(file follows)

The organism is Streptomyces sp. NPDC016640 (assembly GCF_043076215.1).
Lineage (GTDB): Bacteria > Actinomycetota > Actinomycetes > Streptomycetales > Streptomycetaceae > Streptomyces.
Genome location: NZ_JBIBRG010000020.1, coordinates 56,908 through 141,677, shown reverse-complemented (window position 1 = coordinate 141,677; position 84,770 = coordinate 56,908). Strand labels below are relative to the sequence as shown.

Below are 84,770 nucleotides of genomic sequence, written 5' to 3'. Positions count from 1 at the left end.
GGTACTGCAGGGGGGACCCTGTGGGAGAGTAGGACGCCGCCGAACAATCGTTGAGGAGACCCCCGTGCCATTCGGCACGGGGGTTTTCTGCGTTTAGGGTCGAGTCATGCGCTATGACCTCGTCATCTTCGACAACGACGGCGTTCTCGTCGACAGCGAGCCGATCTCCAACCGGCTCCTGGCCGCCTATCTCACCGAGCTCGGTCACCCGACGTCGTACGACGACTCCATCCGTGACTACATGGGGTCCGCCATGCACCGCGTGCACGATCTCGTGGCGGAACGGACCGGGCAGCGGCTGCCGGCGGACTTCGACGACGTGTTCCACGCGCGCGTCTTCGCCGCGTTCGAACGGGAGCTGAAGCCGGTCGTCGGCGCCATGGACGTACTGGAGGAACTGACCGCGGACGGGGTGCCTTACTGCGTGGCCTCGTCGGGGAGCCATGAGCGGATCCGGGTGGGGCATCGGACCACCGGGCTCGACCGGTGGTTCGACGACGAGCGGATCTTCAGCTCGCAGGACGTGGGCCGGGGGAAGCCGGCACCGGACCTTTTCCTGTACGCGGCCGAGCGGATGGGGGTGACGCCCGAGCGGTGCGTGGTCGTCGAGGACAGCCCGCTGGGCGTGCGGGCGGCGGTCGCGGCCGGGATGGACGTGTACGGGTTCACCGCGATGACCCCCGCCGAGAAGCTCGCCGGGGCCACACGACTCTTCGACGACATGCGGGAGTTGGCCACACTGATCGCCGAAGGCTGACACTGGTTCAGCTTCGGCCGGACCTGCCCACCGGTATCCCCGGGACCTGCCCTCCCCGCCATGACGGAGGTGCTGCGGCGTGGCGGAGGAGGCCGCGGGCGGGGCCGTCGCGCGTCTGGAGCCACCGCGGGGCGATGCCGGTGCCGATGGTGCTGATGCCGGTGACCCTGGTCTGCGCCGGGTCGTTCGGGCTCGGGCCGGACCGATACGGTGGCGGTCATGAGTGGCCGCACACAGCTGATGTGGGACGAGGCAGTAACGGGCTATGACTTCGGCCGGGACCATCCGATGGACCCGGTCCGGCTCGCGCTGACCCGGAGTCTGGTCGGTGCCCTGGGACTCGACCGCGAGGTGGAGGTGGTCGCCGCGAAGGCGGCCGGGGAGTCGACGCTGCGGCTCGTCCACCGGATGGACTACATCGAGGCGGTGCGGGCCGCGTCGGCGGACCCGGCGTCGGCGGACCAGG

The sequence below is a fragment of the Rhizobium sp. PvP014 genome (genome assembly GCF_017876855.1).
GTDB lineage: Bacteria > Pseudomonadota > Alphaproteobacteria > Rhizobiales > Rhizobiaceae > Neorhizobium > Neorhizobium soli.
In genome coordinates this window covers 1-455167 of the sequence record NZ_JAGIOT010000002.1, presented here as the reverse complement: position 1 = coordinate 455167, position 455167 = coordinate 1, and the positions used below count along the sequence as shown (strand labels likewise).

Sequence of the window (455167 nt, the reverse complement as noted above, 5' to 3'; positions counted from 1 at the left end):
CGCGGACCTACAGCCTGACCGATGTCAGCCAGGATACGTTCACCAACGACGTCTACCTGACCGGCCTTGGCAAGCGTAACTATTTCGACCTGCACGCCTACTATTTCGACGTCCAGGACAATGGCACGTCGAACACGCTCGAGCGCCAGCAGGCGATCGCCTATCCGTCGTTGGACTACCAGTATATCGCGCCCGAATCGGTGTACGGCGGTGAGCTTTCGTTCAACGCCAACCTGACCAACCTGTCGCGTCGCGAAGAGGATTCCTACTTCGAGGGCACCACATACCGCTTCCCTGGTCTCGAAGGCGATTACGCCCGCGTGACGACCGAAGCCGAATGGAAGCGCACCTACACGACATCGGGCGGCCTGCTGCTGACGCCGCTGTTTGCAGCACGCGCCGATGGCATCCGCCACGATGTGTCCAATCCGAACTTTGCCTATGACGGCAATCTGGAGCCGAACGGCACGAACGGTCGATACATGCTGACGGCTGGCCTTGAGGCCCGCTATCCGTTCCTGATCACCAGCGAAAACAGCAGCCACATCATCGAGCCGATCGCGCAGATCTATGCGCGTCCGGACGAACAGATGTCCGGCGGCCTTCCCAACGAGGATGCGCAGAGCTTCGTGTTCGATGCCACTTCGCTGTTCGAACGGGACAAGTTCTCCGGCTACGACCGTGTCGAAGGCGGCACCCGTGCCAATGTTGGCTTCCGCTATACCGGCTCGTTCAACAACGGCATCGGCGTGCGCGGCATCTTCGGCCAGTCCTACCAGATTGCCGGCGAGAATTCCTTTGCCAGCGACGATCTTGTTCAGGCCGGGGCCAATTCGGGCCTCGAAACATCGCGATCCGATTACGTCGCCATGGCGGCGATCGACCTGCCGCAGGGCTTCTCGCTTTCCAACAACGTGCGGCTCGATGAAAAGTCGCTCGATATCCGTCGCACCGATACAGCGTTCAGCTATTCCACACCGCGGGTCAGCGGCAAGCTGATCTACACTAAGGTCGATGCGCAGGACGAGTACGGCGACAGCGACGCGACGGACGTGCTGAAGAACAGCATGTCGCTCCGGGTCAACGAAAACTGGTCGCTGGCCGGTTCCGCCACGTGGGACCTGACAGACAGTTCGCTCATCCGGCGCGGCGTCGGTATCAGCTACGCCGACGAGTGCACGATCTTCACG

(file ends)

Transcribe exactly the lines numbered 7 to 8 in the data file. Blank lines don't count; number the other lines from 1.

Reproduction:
GTDB lineage: Bacteria > Pseudomonadota > Alphaproteobacteria > Rhizobiales > Rhizobiaceae > Neorhizobium > Neorhizobium soli.
In genome coordinates this window covers 1-455167 of the sequence record NZ_JAGIOT010000002.1, presented here as the reverse complement: position 1 = coordinate 455167, position 455167 = coordinate 1, and the positions used below count along the sequence as shown (strand labels likewise).